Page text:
* World stocks rebound from 10th straight day of losses
* Wall Street up more than 2 percent at midday
* Investors look to relief from Fed at 2:15 p.m.
* Gold posts another record high (Recasts, adds details, updates prices)
By Leah Schnurr
NEW YORK, Aug 9 (Reuters) - World stocks rebounded from a 10-day rout on Tuesday as investors looked to the U.S. Federal Reserve to calm markets, though rallies in gold and the Swiss franc showed some were clinging to safe assets.
The Federal Reserve has rescued world markets in the past, which may explain why some investors were pulling back from the recent gloom. But such expectation also leave markets open to disappointment should the statement after the Fed's meeting on Tuesday be deemed inadequate.
The Fed may have limited options because the current crisis is not liquidity-driven, as it was in 2008. The meltdown across assets instead reflects worries about faltering economic growth and paralysis at the highest levels of government --on both sides of the Atlantic -- in dealing with economic problems.
"If there's no indication of help, selling could come back," said Cort Gwon, chief strategist at HudsonView Capital Management in New York.
In a sign of hesitation that the equity-market rebound could be cut short, safe-haven bets were still favored as gold hit another record and investors pushed into the Swiss franc.
Fears of a new global economic downturn, reinforced by a downgrade of the United States' credit rating last Friday and the debt crisis in the euro zone, had sent world shares down as much as 20 percent from May's peak.
MSCI's all-country world index .MIWD00000PUS recovered from early losses and was up 1.1 percent. The earlier drop put it on track for a 10th straight day of declines, which is extremely rare. The record is 13, back in the 1990s.
U.S. stocks were up more than 2.0 percent at midday and European shares .FTEU3 also bounced to provisionally close up 1.3 percent.
The Dow Jones industrial average .DJI gained 175.59 points, or 1.62 percent, at 10,985.44. The Standard & Poor's 500 Index .SPX was up 25.22 points, or 2.25 percent, at 1,144.68. The Nasdaq Composite Index .IXIC was up 71.99 points, or 3.05 percent, at 2,429.68.
The Fed statement was due at 2:15 p.m. EDT (1815 GMT). It is unclear, however, what the Fed's options are, with interest rates already near zero and the central bank's latest round of bond purchases having failed to stimulate credit demand. For details, see [ID:nN1E77724B]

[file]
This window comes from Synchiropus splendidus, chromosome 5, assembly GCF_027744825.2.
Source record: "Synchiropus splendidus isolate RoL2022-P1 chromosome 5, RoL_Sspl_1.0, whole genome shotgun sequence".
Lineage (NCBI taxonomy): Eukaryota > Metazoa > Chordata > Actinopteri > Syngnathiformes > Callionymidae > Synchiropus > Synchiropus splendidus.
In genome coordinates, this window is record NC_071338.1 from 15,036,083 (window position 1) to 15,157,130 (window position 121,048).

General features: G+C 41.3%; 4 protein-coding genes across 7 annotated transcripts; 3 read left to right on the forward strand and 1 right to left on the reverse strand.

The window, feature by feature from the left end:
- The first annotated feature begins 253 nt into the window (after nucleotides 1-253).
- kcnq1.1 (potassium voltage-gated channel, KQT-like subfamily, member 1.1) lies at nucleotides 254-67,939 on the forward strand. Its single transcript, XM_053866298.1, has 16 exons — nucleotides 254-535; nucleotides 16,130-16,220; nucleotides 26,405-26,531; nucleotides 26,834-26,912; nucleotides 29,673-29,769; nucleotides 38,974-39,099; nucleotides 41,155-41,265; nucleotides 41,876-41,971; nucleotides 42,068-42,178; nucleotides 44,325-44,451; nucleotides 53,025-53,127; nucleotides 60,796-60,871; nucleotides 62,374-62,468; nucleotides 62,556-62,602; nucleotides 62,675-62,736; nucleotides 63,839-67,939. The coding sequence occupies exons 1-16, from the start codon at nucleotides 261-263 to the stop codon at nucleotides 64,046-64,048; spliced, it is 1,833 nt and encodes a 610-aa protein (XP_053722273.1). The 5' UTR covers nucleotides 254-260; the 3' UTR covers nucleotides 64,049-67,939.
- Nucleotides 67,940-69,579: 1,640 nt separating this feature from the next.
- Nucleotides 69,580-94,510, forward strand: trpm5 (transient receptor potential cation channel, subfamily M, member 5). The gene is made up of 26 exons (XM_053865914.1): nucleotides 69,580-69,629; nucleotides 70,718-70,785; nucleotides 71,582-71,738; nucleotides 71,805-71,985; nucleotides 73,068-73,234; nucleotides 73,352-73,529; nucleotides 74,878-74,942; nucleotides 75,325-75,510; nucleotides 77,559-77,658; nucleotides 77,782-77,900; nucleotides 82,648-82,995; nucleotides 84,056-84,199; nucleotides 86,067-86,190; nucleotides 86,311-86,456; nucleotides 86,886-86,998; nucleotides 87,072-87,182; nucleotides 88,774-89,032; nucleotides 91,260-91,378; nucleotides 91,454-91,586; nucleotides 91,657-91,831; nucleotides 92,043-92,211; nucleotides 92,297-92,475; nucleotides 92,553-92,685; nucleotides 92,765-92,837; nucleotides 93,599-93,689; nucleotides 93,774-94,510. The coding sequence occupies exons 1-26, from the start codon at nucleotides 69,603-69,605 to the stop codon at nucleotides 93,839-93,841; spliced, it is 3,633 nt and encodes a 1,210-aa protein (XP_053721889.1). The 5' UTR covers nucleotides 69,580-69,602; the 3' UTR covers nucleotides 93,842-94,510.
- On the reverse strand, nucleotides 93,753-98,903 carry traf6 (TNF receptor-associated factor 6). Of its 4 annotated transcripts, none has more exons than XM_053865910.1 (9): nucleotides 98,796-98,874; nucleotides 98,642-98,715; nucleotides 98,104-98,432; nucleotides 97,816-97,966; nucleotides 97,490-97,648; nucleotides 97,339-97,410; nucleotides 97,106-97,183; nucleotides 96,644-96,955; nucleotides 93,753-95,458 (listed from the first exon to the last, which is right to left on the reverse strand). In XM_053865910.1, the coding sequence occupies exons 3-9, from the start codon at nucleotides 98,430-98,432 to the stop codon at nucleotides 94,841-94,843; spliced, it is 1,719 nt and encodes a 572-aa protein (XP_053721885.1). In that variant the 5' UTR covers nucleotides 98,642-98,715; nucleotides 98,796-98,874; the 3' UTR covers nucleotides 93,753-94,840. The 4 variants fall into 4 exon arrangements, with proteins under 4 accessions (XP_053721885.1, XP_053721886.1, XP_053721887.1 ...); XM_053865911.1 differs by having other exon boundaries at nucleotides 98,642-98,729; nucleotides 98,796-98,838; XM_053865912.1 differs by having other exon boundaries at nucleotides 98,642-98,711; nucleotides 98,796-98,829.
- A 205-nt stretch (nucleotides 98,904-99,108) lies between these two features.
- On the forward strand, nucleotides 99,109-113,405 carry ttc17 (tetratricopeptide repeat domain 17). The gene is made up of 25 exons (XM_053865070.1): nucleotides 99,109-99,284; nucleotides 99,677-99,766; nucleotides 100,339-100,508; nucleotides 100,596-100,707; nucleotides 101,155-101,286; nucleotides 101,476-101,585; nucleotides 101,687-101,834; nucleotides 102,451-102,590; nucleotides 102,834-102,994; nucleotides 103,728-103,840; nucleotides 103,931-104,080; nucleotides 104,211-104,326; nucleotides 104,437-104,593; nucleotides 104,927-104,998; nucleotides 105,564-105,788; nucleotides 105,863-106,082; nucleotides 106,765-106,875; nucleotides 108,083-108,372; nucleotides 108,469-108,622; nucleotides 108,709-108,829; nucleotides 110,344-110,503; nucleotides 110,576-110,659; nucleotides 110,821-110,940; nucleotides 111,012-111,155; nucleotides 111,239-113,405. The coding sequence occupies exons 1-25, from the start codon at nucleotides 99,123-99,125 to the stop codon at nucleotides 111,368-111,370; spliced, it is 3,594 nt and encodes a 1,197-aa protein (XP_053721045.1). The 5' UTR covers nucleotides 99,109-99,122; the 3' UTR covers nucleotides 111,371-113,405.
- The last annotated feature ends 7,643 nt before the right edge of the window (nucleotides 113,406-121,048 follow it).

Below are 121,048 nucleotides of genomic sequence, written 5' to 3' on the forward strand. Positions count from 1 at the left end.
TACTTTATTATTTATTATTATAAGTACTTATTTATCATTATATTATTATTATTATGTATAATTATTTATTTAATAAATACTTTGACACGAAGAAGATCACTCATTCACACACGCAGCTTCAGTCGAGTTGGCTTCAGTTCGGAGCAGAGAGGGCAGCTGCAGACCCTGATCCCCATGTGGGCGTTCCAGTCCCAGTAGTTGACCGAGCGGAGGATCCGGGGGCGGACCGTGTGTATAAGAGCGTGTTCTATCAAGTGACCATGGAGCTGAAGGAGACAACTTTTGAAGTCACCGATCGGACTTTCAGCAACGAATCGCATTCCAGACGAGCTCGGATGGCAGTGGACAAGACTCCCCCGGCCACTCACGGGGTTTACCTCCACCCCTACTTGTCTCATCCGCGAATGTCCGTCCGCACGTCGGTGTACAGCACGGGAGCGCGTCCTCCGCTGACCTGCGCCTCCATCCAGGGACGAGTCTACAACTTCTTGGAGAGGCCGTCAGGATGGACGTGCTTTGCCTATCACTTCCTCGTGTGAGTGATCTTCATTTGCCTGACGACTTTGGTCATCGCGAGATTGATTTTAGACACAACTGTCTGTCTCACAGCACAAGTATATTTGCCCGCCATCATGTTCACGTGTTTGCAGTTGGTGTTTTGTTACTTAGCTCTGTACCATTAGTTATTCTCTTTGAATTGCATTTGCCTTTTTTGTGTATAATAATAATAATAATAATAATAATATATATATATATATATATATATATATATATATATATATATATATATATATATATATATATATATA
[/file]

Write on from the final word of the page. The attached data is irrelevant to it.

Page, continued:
The saving grace for markets now is that the main arteries of the financial system -- short-term funding markets and clearing and processing operations -- are not imperiled, as they were in 2008. Standard & Poor's downgraded major clearing companies on Monday but it has not affected their operations.
There were no signs of distress in overnight repurchasing markets, where institutions borrow money from one another using U.S. Treasury securities as collateral.
Treasuries, which soared on Monday, gave back some of those gains in active trading.
The 10-year Treasury note US10YT=RR fell 22/32, its yield rising to 2.39 percent, erasing about 1/3 of the previous day's gain and a smaller portion of the week's advance.
The 30-year bond US30YT=RR last traded down 47/32 yielding 3.73. It touched 3.75 percent in overseas trading and hovered near its lowest levels since Sept. 2010.
Higher-than-expected inflation data from China added to concerns about the global economy. The country's industrial output also grew at a slower pace in July, with the central bank trying to keep prices in check without dragging down the economy. [ID:nL3E7J91PZ]
A Reuters poll found the United States faces one-in-four odds of slipping back into recession, and a weaker economic outlook is raising the likelihood the Federal Reserve will soon do more to boost growth. [ID:nL9E7I401E]
Gold XAU= hit a record $1,778 an ounce in its biggest three-day rally since the financial crisis in late 2008. It gained more than 3 percent on Monday.
Spot prices retreated from the highs but were still up 1.4 percent.
The Swiss franc surged to record highs for the third day in a row against the euro and the U.S. dollar.
The euro dropped to its lowest on record at 1.0475 Swiss francs EURCHF=EBS on trading platform EBS. It was last at 1.0528 in volatile trade, down 1.7 percent for the day.
The franc also rose to an all-time high versus the dollar CHF=EBS of 0.73592 on EBS before easing to 0.7394, with the dollar down 2.1 percent.
The Japanese yen, which also tends to benefit in times of market stress, breached 77 yen per dollar, above levels that triggered official intervention from Tokyo last week. (Additional reporting by Ryan Vlastelica in New York; Editing by Dan Grebler)